There was much to like when Walt Disney (NYSE: DIS) reported its financial results for the third quarter on Aug. 7. Growth over the year, although the results missed analysts' consensus estimates. Revenue rose 7% year-over-year to $ 15.23 billion. This is attributable to improved results in the media networks, parks and resorts as well as in the studio entertainment sector.
At the quarterly teleconference, which discussed the results with analysts, Disney management gave some pointers to its declining subscriber growth at ESPN. In the Light of Comcast 's recent decision to withdraw from the bidding war for the assets of Twenty-First Century Fox (NASDAQ: FOX) (NASDAQ: FOXA) Disney executives spent most of the call outlining their massive acquisition and how it will fit into the company's streaming plans.
Decline in Subscriber Decline
One of the primary concerns of Disney investors is the declining participation rate for the company's flagship ESPN sports network. With the proliferation of streaming services, consumers are increasingly opting for more expensive cable packages. As the media network business accounts for most of Disney's profits, the decline in ESPN numbers is a growing problem.
A little encouraging news: CFO Christine McCarthy pointed out that we see improvements for the fourth quarter in a row. The net subscriber rate is declining. Although the number of net subscribers is still lower than last year, we are very pleased with the trends we are seeing. "CEO Bob Iger also addressed the problem, ascribing the slower declines in the availability of smaller, more cost-effective cable bundles that" have steadily slowed down the total losses [subscription]. "
The upcoming acquisition
Iger focused on the Most prepared remarks on his view of the "huge potential" resulting from the acquisition of Fox In the wake of the overwhelming approval reached at the recent shareholder vote, Iger said: "[W] we are even more enthusiastic and full of anticipation all occasions. "
Iger talked about the well-known Fox brands ̵
He also highlighted the 20th Century Fox movie with "iconic movie franchises such as Avatar Marvel ] X-Men The Fantastic Four Deadpool Planet of the Apes Kingsman and many others. "Iger said Disney wanted" the Fox assets to improve and accelerate our DTC strategy. " Many have long suspected that this will be the direction the company is going, but this is the first time Iger has confirmed it.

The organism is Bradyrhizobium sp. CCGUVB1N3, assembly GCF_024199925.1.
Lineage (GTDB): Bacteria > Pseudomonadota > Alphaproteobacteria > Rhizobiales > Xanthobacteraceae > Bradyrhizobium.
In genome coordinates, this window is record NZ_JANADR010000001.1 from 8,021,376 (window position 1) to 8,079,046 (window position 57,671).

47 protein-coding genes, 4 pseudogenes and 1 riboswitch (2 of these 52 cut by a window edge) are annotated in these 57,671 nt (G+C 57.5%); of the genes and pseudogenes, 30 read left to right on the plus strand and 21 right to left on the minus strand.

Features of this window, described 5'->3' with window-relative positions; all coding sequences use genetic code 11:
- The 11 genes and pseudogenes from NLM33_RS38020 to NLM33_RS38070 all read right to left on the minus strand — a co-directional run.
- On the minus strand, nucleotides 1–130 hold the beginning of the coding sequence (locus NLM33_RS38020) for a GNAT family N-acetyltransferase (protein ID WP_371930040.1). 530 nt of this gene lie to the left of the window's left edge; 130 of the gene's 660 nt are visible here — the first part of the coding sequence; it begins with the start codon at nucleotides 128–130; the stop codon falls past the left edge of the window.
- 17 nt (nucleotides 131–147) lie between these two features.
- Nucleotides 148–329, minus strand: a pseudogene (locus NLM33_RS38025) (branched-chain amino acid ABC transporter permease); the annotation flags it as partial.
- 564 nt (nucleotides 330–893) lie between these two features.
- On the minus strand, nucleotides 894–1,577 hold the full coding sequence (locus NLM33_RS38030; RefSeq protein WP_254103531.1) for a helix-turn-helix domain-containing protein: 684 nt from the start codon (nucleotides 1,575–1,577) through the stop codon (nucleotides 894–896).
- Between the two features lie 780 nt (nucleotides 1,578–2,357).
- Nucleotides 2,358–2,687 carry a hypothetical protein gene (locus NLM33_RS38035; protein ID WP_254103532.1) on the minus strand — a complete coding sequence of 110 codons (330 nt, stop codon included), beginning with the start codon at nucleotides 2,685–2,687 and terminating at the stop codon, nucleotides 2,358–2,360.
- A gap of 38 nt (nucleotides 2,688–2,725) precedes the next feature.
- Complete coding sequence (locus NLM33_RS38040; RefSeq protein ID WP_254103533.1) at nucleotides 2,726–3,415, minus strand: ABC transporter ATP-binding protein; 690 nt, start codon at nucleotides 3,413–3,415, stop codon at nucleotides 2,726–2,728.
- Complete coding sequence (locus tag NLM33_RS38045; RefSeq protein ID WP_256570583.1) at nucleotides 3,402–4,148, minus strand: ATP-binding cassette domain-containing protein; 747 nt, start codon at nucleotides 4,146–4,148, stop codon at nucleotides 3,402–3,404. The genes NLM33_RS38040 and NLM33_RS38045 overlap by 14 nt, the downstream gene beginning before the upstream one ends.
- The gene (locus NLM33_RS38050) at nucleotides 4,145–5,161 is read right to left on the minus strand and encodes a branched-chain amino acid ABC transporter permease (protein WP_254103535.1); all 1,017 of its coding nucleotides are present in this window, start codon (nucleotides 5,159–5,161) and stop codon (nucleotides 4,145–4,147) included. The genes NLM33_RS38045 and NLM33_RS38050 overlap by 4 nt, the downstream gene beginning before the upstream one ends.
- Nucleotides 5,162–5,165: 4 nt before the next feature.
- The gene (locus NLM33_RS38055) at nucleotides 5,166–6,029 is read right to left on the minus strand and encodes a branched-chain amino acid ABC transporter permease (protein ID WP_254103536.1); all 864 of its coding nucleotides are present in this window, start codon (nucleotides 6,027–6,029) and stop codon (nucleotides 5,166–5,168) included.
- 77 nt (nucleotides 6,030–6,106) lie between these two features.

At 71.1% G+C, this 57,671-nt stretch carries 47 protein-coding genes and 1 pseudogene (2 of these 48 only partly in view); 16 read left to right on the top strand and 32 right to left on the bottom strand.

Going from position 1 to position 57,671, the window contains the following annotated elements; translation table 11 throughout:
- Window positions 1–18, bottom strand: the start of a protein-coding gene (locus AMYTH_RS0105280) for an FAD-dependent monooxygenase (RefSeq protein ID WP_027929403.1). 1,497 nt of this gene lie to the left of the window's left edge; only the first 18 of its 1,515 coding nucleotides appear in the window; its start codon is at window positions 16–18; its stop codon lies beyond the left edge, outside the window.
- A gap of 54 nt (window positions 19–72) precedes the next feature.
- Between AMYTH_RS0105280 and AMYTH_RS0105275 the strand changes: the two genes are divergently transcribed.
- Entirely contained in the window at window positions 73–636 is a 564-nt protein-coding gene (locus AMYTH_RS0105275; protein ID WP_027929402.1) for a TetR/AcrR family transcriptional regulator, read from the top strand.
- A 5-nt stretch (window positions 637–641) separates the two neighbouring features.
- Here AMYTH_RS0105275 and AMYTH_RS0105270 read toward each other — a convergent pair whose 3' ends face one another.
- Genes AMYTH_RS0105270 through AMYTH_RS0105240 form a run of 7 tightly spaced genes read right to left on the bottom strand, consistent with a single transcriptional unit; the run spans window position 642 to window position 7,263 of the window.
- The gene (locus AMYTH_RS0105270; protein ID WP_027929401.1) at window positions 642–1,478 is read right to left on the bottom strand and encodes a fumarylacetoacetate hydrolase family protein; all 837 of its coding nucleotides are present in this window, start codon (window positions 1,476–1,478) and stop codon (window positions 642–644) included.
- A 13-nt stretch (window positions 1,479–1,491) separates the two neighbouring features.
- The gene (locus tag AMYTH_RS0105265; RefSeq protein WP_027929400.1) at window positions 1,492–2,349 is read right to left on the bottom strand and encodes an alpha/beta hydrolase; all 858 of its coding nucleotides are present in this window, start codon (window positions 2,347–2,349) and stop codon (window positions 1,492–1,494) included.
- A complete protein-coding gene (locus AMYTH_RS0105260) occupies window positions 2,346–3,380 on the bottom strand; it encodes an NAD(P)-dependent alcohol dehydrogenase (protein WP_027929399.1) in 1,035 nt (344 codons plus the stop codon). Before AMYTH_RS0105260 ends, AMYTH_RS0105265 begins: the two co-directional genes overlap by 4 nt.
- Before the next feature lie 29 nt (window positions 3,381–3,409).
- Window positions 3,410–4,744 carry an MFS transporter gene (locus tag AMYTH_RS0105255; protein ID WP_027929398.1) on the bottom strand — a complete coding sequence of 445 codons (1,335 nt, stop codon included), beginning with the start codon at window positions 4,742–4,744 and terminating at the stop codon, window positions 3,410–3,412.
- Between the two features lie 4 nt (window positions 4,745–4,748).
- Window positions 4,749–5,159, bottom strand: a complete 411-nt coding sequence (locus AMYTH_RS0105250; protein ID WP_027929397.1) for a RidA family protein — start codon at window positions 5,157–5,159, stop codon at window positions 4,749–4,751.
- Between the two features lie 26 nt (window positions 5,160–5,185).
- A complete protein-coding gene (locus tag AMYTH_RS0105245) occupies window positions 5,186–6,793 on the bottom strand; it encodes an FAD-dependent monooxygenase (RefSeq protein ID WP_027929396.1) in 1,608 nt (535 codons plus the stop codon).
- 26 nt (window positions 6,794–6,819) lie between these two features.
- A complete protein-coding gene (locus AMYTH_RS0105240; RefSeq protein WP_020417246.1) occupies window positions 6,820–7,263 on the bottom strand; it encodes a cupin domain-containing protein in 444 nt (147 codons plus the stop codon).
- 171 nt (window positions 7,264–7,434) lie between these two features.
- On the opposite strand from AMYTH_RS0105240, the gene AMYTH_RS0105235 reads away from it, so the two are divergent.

In response to a question from the analyst, Iger realized that Disney's streaming offer would not attempt to compete with Netflix in terms of quantity. He said, "It does not have to be close to the volume that Netflix has because of the value of the brands and the specific value of the programs," cites the consumer appeal of Pixar, Marvel, Disney, Lucasfilm, and finally National Geographic – which he considers good Disney's family-oriented brands.
Iger said that although Netflix has many high quality deals, "they are also in the mass game." And we do not really have to do that. "He said," We always believed that we made the brands and content extremely competitive and successful besides Netflix, Amazon and everyone else on the market. " Iger also reveals that Disney is considering a lower price than Netflix and said, "Incidentally, the price will also reflect a smaller amount of product." He went on to say that Disney's cost to produce and own the content would be far lower than Netflix.
Profit, Place or Show
Many investors are convinced that ultimately there will only be one winner in the streaming market, but Iger does not believe that this is the case. "It's also interesting to note that more than half of US households today subscribe to streaming services," he said. "And on average, they subscribe to three different [subscription video on demand] products."
Iger does not believe that Disney has to win the streaming wars: it just has to be among the top three that consumers ultimately choose – and he thinks Disney will be. I agree with that.
John Mackey, CEO of Whole Foods Market, an Amazon subsidiary, is a member of the board of directors of The Motley Fool. Danny Vena owns shares in Amazon, Netflix and Walt Disney and has the following options: Long January 2019, Walt Disney calls $ 85. The Motley Fool owns shares of and recommends Amazon, Netflix and Walt Disney. The Motley Fool has a disclosure policy.